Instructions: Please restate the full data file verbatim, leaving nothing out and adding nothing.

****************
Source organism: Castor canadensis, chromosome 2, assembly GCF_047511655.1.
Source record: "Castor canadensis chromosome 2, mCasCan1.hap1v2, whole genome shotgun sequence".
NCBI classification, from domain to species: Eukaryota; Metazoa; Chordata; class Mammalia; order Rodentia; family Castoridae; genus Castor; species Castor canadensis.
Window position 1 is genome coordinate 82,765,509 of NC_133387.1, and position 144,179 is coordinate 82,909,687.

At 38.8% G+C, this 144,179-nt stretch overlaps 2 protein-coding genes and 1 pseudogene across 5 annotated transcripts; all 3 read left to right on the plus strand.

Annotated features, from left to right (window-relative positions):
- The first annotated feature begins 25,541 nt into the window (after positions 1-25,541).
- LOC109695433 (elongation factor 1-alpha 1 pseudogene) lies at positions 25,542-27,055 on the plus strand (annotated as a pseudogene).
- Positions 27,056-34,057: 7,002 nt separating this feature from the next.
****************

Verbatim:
Source organism: Castor canadensis, chromosome 2, assembly GCF_047511655.1.
Source record: "Castor canadensis chromosome 2, mCasCan1.hap1v2, whole genome shotgun sequence".
NCBI classification, from domain to species: Eukaryota; Metazoa; Chordata; class Mammalia; order Rodentia; family Castoridae; genus Castor; species Castor canadensis.
Window position 1 is genome coordinate 82,765,509 of NC_133387.1, and position 144,179 is coordinate 82,909,687.

At 38.8% G+C, this 144,179-nt stretch overlaps 2 protein-coding genes and 1 pseudogene across 5 annotated transcripts; all 3 read left to right on the plus strand.

Annotated features, from left to right (window-relative positions):
- The first annotated feature begins 25,541 nt into the window (after positions 1-25,541).
- LOC109695433 (elongation factor 1-alpha 1 pseudogene) lies at positions 25,542-27,055 on the plus strand (annotated as a pseudogene).
- Positions 27,056-34,057: 7,002 nt separating this feature from the next.